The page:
findInterval

0th

Percentile

Find Interval Numbers or Indices

Given a vector of non-decreasing breakpoints in vec, find the interval containing each element of x; i.e., if i <- findInterval(x,v), for each index j in x $v[i[j]] \le x[j] < v[i[j] + 1]$ where $v[0] := - Inf$, $v[N+1] := + Inf$, and N <- length(v). At the two boundaries, the returned index may differ by 1, depending on the optional arguments rightmost.closed and all.inside.

Keywords
utilities, arith
Usage
findInterval(x, vec, rightmost.closed = FALSE, all.inside = FALSE)
Arguments
x
numeric.
vec
numeric, sorted (weakly) increasingly, of length N, say.
rightmost.closed
logical; if true, the rightmost interval, vec[N-1] .. vec[N] is treated as closed, see below.
all.inside
logical; if true, the returned indices are coerced into 1,...,N-1, i.e., 0 is mapped to 1 and N to N-1.
Details

The function findInterval finds the index of one vector x in another, vec, where the latter must be non-decreasing. Where this is trivial, equivalent to apply( outer(x, vec, ">="), 1, sum), as a matter of fact, the internal algorithm uses interval search ensuring $O(n * log(N))$ complexity where n <- length(x) (and N <- length(vec)). For (almost) sorted x, it will be even faster, basically $O(n)$.

This is the same computation as for the empirical distribution function, and indeed, findInterval(t, sort(X)) is identical to $n * Fn(t; X[1],..,X[n])$ where $Fn$ is the empirical distribution function of $X[1],..,X[n]$.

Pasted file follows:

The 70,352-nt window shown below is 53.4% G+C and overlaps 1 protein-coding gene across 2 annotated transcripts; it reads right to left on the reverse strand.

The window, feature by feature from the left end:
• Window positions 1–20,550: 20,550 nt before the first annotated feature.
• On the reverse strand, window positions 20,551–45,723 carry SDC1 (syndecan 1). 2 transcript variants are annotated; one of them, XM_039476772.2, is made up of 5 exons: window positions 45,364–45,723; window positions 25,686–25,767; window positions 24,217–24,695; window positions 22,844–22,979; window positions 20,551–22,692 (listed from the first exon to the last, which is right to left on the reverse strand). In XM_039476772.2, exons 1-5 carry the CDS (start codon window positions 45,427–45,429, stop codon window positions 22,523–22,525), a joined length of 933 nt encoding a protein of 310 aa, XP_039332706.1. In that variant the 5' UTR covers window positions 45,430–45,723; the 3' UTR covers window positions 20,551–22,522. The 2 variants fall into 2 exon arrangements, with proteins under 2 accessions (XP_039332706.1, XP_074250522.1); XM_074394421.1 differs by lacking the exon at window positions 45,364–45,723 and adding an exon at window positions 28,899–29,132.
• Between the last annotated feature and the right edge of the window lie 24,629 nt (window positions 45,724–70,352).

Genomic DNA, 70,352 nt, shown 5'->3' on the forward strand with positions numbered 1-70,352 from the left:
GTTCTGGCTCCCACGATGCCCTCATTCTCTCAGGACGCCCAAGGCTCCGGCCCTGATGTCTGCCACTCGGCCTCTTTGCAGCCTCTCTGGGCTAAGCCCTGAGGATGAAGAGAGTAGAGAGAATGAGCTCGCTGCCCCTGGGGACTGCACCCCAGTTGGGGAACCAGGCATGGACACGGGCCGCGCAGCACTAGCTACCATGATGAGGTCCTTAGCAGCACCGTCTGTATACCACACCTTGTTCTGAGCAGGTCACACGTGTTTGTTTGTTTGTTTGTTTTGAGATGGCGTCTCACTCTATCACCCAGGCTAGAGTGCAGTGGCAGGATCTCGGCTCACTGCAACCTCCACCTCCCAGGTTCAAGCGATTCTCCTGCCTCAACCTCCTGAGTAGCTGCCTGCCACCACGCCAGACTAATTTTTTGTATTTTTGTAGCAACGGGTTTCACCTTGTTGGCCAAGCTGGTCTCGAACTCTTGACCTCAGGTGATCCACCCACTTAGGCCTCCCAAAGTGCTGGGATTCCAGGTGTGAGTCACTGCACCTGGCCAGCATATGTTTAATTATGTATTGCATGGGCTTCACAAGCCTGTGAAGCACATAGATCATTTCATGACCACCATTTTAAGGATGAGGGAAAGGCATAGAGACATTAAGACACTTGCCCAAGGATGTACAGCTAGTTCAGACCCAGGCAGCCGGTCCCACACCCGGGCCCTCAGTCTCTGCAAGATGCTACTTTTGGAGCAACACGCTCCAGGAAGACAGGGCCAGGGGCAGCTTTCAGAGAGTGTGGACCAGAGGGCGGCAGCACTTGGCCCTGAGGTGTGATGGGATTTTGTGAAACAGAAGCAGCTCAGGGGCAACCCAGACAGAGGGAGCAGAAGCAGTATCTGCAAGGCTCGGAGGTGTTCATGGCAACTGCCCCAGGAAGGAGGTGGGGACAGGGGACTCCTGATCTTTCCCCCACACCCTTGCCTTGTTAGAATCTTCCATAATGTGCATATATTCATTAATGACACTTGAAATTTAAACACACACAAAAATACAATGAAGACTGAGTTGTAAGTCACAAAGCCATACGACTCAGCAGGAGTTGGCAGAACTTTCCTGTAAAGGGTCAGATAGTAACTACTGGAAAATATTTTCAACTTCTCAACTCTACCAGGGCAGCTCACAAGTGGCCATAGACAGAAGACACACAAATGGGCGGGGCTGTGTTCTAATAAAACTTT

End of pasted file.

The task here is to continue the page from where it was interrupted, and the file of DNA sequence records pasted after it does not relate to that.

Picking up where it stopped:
When rightmost.closed = TRUE, the result for x[j] = vec[N] ($ = max(vec)$), is N - 1 as for all other values in the last interval.

Value

vector of length length(x) with values in 0:N (and NA) where N <- length(vec), or values coerced to 1:(N-1) if and only if all.inside = TRUE (equivalently coercing all x values inside the intervals). Note that NAs are propagated from x, and Inf values are allowed in both x and vec.

See Also

approx(*, method = "constant") which is a generalization of findInterval(), ecdf for computing the empirical distribution function which is (up to a factor of $n$) also basically the same as findInterval(.).

Aliases
  • findInterval
Examples
library(base) x <- 2:18 v <- c(5, 10, 15) # create two bins [5,10) and [10,15) cbind(x, findInterval(x, v)) N <- 100 X <- sort(round(stats::rt(N, df = 2), 2)) tt <- c(-100, seq(-2, 2, len = 201), +100) it <- findInterval(tt, X) tt[it < 1 | it >= N] # only first and last are outside range(X)
Documentation reproduced from package base, version 3.2.0, License: Part of R 3.2.0

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